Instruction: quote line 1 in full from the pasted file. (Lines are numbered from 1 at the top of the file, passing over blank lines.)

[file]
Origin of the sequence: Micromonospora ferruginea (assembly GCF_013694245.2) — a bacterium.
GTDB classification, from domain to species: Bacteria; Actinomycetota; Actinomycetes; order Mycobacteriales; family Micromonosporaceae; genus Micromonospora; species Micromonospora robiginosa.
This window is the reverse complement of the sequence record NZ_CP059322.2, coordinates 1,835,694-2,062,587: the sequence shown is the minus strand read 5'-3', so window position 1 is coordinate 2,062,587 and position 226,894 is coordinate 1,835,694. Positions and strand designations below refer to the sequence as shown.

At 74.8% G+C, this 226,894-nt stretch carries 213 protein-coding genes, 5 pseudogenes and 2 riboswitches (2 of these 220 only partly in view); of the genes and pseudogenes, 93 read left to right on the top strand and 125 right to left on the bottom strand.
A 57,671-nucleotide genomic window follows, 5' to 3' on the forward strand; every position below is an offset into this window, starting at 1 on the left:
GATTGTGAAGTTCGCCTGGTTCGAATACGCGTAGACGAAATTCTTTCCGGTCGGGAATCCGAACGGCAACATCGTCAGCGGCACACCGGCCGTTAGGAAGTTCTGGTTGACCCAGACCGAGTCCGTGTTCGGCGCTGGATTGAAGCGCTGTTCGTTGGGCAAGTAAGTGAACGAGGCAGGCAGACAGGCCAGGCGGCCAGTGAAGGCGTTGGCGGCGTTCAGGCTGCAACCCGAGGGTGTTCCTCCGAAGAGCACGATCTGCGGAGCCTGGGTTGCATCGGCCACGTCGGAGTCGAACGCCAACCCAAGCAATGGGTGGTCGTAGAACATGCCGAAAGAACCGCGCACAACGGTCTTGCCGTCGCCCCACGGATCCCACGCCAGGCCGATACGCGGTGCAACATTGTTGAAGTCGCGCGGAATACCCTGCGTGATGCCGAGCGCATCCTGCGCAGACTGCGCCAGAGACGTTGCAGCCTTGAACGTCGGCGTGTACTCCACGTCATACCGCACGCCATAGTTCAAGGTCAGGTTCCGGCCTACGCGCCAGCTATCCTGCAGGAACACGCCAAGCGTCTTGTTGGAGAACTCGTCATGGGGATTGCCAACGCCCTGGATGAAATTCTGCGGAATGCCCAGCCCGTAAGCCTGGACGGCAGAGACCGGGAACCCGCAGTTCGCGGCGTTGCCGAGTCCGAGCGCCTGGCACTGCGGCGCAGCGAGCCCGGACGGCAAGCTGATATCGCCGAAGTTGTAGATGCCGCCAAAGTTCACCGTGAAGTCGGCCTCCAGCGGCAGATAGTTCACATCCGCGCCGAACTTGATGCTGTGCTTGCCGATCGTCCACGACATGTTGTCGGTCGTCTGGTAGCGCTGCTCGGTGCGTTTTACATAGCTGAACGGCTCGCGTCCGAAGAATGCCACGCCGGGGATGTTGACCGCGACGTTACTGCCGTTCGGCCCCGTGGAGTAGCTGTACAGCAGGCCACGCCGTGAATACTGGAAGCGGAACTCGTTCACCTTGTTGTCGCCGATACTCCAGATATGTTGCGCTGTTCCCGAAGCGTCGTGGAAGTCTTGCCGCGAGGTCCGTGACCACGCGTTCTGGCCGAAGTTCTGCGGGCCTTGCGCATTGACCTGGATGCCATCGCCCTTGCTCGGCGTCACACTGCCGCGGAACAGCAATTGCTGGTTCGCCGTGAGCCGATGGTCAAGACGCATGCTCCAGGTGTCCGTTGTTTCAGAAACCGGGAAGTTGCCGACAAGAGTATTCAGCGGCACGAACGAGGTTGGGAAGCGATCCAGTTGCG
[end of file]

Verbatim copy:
Origin of the sequence: Micromonospora ferruginea (assembly GCF_013694245.2) — a bacterium.